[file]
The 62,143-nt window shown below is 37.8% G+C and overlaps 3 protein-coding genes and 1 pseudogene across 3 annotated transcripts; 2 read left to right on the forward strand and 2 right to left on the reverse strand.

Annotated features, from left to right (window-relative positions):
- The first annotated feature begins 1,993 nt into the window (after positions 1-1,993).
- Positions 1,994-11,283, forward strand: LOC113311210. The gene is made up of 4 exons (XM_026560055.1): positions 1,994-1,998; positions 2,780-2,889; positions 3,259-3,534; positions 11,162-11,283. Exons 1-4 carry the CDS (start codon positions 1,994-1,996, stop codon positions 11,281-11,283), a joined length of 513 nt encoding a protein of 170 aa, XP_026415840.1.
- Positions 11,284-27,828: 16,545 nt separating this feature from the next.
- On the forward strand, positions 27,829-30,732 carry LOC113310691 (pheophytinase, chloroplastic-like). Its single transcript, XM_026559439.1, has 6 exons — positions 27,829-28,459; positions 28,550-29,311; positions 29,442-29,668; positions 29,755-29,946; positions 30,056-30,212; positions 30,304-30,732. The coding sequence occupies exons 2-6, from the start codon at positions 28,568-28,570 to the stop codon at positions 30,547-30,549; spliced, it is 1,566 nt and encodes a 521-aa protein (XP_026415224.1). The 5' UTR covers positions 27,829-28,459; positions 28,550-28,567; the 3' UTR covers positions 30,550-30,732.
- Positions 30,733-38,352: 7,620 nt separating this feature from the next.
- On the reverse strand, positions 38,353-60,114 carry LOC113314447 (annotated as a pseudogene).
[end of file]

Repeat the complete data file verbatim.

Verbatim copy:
The 62,143-nt window shown below is 37.8% G+C and overlaps 3 protein-coding genes and 1 pseudogene across 3 annotated transcripts; 2 read left to right on the forward strand and 2 right to left on the reverse strand.

Annotated features, from left to right (window-relative positions):
- The first annotated feature begins 1,993 nt into the window (after positions 1-1,993).
- Positions 1,994-11,283, forward strand: LOC113311210. The gene is made up of 4 exons (XM_026560055.1): positions 1,994-1,998; positions 2,780-2,889; positions 3,259-3,534; positions 11,162-11,283. Exons 1-4 carry the CDS (start codon positions 1,994-1,996, stop codon positions 11,281-11,283), a joined length of 513 nt encoding a protein of 170 aa, XP_026415840.1.
- Positions 11,284-27,828: 16,545 nt separating this feature from the next.
- On the forward strand, positions 27,829-30,732 carry LOC113310691 (pheophytinase, chloroplastic-like). Its single transcript, XM_026559439.1, has 6 exons — positions 27,829-28,459; positions 28,550-29,311; positions 29,442-29,668; positions 29,755-29,946; positions 30,056-30,212; positions 30,304-30,732. The coding sequence occupies exons 2-6, from the start codon at positions 28,568-28,570 to the stop codon at positions 30,547-30,549; spliced, it is 1,566 nt and encodes a 521-aa protein (XP_026415224.1). The 5' UTR covers positions 27,829-28,459; positions 28,550-28,567; the 3' UTR covers positions 30,550-30,732.
- Positions 30,733-38,352: 7,620 nt separating this feature from the next.
- On the reverse strand, positions 38,353-60,114 carry LOC113314447 (annotated as a pseudogene).